[lin_video src=http://eplayer.clipsyndicate.com/embed/player.js?aspect_ratio=3×2&auto_next=1&auto_start=0&div_id=videoplayer-1367378492&height=510&page_count=5&pf_id=9619&show_title=1&va_id=4038875&width=640&windows=2 service=syndicaster width=640 height=510 div_id=videoplayer-1367378492 type=script]
It’s been the subject of controversy for more than 45 years: What to do with the aging Waikiki Natatorium War Memorial? On Tuesday, the latest plan was unveiled.
The Waikiki Natatorium War Memorial was built in 1927 in honor of the thousands of Hawaii soldiers who served in World War I. That was 86-years ago and the magnificent pool where Duke Kahanamoku once trained is showing its age.
Concrete seawalls are deteriorating and walkways have given way to father time and neglect.
“This is about honoring them and not dishonoring them with a crumbling facility that no one can use and is really is an eyesore for anyone who stands anywhere in Waikiki and looks Diamond Head,” Honolulu Mayor Kirk Caldwell said.
For decades, some groups fought for restoration while others suggested demolition. The debate appears to have been settled.
“The pool will be demolished. A beach will be built that will match up with the Kaimana Beach,” Mayor Caldwell said. “And the memorial arches are going to be moved more mauka.”
The public beach will feature two groins to control erosion, a bathhouse, outdoor showers, and a new parking lot.
The cost to rehabilitate the crumbling Natatorium would be an estimated $69.4 million. The alternative is much more feasible at $18.4 million.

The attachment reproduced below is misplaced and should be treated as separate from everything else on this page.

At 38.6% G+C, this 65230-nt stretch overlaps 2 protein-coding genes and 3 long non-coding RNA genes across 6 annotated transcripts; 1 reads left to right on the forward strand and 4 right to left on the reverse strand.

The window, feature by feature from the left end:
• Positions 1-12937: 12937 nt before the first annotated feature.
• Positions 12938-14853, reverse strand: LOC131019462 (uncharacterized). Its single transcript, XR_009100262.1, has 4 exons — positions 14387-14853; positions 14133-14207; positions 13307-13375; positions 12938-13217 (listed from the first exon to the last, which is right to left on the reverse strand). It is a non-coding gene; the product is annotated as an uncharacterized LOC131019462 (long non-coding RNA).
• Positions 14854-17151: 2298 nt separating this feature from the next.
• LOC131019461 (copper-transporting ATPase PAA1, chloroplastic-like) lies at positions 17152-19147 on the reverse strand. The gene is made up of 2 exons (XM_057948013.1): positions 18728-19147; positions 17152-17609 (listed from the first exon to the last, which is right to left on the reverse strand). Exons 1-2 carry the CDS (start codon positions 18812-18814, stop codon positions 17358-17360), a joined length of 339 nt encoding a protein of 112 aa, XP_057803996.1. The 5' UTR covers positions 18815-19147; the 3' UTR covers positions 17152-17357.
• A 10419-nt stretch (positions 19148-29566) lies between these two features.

“The plan that is before us right now is the only practical way that we can honor the Memorial’s purpose and provide the celebration of joy and life that the memorial was originally intended,” Gov. Neil Abercrombie said.
An Environmental Inventory Survey is expected to be completed in six months and construction could start in two years.
Funding will come from the legislature and City Council.
Those who have fought for this site are satisfied, including 98-year-old Cecilia Blackfield.
“I called everyone on that stone whose family are still alive and they said return it to the beach,” Blackfield said.
“I am just delighted that we concluded, that we can give this back to the ocean from where it came and still honor and bless all of the brave soldiers that sacrificed themselves on our behalf,” Kaimana Beach Coalition spokesperson Rick Bernstein said.
“We’re going to show respect and we’re going to show good sense as well, put those two things together that’s what this plan is all about,” Mayor Caldwell said.